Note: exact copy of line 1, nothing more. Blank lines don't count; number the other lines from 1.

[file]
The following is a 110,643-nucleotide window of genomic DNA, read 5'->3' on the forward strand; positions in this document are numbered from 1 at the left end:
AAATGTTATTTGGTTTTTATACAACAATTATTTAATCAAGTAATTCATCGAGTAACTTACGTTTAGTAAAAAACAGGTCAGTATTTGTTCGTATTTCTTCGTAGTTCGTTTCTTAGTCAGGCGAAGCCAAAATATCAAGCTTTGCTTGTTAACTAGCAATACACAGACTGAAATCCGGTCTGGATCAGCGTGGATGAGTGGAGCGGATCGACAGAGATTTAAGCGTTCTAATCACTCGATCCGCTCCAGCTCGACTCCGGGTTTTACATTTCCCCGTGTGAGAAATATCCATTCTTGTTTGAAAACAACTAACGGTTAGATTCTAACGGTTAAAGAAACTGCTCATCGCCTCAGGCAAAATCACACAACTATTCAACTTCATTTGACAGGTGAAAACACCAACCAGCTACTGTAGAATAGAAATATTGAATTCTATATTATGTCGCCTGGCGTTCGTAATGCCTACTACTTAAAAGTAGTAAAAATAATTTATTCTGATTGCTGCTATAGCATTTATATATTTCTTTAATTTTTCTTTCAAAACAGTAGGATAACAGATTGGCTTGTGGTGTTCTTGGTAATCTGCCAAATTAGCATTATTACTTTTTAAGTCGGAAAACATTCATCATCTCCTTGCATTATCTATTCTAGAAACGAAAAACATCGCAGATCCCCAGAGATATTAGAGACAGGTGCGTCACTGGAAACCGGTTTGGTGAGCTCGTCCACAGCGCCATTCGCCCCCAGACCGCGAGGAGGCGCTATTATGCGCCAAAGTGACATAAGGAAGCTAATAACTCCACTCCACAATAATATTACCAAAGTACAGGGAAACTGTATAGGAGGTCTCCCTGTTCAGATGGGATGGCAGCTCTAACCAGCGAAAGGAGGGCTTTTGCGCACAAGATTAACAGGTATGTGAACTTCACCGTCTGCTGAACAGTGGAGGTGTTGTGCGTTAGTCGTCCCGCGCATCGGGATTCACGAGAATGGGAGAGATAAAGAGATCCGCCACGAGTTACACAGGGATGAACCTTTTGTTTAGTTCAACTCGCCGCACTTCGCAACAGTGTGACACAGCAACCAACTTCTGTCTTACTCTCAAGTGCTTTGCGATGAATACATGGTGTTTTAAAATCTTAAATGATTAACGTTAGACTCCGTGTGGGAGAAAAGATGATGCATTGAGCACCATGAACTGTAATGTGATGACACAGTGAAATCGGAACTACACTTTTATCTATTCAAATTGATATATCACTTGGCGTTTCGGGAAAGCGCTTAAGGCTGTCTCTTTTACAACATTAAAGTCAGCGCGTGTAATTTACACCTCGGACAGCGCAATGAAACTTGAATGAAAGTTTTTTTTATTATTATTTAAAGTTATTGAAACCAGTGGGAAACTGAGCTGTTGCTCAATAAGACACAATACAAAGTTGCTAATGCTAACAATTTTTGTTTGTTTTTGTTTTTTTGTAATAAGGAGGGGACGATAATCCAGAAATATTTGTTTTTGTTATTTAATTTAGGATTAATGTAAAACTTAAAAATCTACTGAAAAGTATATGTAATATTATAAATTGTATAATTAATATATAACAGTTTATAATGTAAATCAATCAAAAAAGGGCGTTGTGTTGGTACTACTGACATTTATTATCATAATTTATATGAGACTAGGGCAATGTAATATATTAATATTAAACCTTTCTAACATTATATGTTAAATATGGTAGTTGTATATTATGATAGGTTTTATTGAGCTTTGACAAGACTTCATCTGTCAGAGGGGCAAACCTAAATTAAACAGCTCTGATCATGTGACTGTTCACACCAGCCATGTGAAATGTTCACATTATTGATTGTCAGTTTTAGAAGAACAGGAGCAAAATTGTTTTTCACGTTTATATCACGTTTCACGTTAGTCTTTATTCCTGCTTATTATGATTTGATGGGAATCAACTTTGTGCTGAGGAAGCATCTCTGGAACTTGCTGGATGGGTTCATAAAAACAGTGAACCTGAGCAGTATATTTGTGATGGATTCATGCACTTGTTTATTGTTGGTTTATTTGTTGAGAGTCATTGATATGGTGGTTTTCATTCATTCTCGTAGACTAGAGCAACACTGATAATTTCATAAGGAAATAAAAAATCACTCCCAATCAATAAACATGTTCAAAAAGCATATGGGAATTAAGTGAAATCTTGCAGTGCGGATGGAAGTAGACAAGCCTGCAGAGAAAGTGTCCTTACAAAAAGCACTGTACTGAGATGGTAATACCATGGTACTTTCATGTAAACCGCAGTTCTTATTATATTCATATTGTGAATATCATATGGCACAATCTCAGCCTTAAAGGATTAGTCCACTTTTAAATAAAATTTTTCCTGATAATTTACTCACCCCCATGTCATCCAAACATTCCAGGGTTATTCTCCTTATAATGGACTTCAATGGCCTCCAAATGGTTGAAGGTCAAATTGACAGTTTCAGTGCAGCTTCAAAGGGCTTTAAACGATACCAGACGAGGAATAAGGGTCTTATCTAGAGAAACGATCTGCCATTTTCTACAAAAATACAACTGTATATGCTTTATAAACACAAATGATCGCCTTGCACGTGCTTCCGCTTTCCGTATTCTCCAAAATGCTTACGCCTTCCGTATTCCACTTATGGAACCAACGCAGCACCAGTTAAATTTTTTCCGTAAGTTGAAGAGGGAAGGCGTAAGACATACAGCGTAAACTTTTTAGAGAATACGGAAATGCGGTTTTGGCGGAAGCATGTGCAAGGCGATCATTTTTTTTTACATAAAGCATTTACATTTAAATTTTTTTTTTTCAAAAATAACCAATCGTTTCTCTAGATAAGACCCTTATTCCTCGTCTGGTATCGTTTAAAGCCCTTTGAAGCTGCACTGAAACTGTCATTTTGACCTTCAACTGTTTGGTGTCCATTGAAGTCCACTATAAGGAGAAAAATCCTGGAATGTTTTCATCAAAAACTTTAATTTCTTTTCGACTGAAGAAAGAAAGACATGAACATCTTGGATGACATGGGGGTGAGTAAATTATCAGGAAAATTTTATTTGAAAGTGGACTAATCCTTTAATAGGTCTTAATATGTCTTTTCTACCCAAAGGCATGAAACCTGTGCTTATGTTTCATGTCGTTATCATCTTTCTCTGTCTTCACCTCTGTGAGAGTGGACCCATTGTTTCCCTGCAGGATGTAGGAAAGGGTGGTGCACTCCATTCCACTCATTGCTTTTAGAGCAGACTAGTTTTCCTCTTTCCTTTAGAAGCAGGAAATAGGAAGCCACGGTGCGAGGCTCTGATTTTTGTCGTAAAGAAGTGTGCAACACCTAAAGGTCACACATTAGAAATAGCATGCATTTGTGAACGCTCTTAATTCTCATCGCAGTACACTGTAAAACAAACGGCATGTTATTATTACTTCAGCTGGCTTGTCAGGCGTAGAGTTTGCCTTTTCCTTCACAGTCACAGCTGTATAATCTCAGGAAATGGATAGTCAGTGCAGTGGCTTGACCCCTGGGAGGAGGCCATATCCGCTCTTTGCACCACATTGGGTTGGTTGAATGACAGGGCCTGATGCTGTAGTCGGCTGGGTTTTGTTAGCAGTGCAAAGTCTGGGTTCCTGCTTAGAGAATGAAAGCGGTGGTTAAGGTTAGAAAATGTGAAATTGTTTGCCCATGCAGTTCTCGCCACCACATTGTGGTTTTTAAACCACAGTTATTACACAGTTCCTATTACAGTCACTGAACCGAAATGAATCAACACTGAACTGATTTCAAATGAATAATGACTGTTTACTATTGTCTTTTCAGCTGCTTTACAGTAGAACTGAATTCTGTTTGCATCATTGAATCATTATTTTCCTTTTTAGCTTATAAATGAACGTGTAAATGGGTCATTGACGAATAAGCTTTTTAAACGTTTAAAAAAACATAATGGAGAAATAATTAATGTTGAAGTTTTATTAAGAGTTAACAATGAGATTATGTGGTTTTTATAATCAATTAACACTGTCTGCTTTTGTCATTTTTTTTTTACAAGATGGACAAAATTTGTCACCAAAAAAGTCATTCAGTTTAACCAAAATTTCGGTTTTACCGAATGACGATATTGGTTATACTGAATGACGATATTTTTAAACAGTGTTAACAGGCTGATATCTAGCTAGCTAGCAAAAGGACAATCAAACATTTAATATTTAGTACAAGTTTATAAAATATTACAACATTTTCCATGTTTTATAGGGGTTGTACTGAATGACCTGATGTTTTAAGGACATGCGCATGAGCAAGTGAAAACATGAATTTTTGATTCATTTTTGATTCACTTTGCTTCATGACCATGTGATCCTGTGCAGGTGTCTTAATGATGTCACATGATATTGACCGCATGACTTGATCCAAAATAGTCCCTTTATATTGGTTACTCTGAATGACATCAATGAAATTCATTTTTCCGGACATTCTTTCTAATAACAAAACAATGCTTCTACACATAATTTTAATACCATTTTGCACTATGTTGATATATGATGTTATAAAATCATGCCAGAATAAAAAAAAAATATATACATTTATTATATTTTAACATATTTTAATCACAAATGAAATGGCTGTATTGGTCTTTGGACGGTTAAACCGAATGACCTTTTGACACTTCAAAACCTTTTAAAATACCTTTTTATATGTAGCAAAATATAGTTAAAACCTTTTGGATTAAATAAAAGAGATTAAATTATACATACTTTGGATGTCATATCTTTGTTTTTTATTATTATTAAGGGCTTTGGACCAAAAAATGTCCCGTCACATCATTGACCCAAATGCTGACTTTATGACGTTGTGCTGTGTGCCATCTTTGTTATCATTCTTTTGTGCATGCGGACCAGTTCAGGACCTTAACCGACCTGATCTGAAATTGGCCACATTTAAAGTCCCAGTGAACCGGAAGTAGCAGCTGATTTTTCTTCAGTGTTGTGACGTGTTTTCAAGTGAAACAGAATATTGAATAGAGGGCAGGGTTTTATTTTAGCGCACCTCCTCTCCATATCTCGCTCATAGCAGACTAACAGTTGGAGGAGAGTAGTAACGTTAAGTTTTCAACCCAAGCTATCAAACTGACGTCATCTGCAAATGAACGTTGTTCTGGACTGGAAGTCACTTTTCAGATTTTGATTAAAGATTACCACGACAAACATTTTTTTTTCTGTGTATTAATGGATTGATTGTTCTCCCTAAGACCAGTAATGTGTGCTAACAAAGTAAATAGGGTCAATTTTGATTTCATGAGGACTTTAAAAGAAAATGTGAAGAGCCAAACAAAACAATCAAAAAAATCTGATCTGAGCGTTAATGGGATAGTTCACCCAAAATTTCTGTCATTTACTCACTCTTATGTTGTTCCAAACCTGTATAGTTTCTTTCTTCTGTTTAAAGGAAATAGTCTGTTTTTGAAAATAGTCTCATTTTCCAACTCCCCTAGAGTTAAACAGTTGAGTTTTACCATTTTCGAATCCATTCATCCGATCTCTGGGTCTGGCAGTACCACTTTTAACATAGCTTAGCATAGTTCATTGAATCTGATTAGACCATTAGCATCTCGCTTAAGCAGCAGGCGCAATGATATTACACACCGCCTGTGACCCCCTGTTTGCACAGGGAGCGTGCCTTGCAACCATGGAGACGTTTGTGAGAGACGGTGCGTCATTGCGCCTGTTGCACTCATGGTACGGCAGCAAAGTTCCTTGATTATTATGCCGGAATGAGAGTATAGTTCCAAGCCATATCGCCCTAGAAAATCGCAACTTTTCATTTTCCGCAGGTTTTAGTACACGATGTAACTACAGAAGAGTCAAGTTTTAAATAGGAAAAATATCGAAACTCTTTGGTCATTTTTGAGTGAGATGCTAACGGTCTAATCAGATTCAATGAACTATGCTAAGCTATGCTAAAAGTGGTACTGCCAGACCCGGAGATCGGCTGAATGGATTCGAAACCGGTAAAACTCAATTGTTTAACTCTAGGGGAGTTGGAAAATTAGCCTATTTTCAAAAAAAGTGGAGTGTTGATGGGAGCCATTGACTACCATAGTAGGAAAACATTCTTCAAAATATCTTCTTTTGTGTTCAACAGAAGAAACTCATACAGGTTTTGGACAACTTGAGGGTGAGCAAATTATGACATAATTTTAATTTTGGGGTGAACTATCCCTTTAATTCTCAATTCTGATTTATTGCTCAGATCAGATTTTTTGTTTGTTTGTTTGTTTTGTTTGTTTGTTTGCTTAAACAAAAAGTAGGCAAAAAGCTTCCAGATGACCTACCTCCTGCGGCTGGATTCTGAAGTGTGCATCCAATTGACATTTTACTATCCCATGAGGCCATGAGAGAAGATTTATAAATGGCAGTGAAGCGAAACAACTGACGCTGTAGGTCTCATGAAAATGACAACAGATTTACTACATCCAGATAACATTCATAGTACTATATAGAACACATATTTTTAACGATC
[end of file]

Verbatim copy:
The following is a 110,643-nucleotide window of genomic DNA, read 5'->3' on the forward strand; positions in this document are numbered from 1 at the left end: